October 18, 2011 / 12:27 AM / in 6 years

Canada to support Wheat Board into transition

WINNIPEG, Manitoba (Reuters) - Ottawa will support the Canadian Wheat Board for up to five years after it dismantles the board’s 69-year-old grain marketing monopoly, a senior government source said on Monday.

The federal government plans to introduce legislation on Tuesday to remove the Wheat Board’s monopoly over Western Canada’s wheat and barley for milling and export.

The Conservative government intends to pass the legislation by the end of 2011 and move to an open market system on August 1, 2012.

Ottawa is willing to help the board survive in an open market and wants the board to wean itself off public support well ahead of the maximum five-year period, the senior government source said, adding that the government will outline details of its plans in the new legislation.

“Western Canadian wheat and barley farmers can better drive our economy and create jobs if they have marketing freedom, whether that’s through a voluntary Canadian Wheat Board or on an open market,” according to the source.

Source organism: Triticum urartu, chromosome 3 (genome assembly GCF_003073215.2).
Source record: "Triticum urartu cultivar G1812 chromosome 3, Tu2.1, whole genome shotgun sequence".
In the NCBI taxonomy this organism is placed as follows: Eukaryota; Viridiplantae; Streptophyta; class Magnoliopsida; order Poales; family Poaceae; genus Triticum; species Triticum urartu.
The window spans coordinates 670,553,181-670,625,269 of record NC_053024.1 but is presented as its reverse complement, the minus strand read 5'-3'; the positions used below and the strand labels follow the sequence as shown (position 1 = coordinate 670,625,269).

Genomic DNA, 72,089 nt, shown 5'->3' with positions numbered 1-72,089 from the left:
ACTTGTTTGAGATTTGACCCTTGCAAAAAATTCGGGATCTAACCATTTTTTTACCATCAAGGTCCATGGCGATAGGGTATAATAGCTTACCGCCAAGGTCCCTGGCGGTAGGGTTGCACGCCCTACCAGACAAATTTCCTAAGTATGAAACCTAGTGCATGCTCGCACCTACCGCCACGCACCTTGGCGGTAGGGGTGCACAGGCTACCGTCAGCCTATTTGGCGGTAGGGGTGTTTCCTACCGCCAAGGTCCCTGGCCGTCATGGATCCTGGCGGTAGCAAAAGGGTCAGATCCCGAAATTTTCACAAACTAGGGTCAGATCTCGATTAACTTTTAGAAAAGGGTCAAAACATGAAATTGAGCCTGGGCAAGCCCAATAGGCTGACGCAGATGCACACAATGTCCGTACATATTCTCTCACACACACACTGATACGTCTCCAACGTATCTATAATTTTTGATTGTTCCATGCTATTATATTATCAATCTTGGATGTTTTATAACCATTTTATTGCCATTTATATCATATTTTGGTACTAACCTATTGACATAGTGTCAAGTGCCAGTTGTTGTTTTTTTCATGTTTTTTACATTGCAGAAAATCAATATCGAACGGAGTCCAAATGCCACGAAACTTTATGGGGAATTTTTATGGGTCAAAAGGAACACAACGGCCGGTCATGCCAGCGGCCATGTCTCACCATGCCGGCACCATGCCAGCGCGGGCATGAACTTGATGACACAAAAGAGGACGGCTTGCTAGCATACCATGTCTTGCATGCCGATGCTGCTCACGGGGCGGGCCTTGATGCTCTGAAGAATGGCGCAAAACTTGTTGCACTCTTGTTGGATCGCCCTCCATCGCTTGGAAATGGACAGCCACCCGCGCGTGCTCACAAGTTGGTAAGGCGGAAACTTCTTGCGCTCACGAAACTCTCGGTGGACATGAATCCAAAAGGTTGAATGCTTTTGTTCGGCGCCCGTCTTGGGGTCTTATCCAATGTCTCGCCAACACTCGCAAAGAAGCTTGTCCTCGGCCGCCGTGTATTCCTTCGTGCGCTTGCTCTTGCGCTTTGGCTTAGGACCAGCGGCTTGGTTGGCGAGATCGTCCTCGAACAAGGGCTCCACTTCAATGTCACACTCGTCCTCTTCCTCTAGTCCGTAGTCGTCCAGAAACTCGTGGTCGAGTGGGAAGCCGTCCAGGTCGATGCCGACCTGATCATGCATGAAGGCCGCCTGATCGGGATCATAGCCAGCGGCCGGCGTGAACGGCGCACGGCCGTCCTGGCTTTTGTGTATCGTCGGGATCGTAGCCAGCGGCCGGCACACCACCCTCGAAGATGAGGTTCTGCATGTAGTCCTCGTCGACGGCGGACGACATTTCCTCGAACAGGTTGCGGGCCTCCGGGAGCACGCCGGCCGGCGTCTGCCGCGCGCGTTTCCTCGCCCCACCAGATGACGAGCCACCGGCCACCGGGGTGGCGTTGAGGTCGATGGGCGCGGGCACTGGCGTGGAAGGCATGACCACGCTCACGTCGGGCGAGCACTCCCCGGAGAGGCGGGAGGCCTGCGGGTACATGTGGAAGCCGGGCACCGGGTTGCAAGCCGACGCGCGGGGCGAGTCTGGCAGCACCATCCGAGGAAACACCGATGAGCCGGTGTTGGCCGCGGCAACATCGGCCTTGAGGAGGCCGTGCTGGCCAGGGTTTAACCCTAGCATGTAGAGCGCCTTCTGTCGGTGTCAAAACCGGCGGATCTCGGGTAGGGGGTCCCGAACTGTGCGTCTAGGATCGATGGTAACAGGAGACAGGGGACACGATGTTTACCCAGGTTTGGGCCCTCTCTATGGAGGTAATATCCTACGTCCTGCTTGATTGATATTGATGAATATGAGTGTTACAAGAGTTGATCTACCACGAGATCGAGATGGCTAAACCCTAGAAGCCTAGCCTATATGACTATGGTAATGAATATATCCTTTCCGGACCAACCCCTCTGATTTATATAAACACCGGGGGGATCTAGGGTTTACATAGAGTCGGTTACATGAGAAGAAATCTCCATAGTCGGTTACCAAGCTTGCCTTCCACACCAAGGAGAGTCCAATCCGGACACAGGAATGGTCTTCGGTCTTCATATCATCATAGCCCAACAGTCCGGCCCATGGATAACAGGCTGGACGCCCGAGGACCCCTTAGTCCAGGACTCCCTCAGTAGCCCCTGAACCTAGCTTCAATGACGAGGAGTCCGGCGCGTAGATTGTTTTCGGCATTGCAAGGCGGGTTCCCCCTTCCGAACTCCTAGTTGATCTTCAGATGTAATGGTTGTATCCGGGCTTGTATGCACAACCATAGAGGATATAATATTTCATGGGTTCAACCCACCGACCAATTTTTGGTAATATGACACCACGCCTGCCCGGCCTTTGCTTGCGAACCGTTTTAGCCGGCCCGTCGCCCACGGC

“To do that, it’s expected that the legislation will allow the government to support the Wheat Board’s transition for up to five years, when they will be expected to transition to full private ownership.”

Financial assistance seems likely to be included in the government’s support plan, and the Wheat Board called earlier in the day for start-up capital and a reserve fund worth a total of C$425 million ($417 million).

The CWB also wants regulated access to grain-handling elevators and port terminals, since it owns none, and continued government guarantees of its borrowings.

Viterra Inc, Richardson International Ltd and Cargill Inc own the largest networks of grain-handling elevators and port terminals in Western Canada.

A spokesman for Richardson, the second-biggest grain handler, said in summer that it would be willing to work with the Wheat Board in an open market, but doesn’t want to see the CWB gain a government-granted advantage.

There are also a number of smaller grain handlers and marketers -- some of whom don’t own facilities -- who like the CWB would welcome regulated access to elevators and terminals in what is likely to become a fierce battle for market share among existing and new, multinational players.

Canada is the world’s biggest exporter of spring wheat, durum and malting barley.

($1=$1.02 Canadian)

Reporting by Rod Nickel; editing by Rob Wilson

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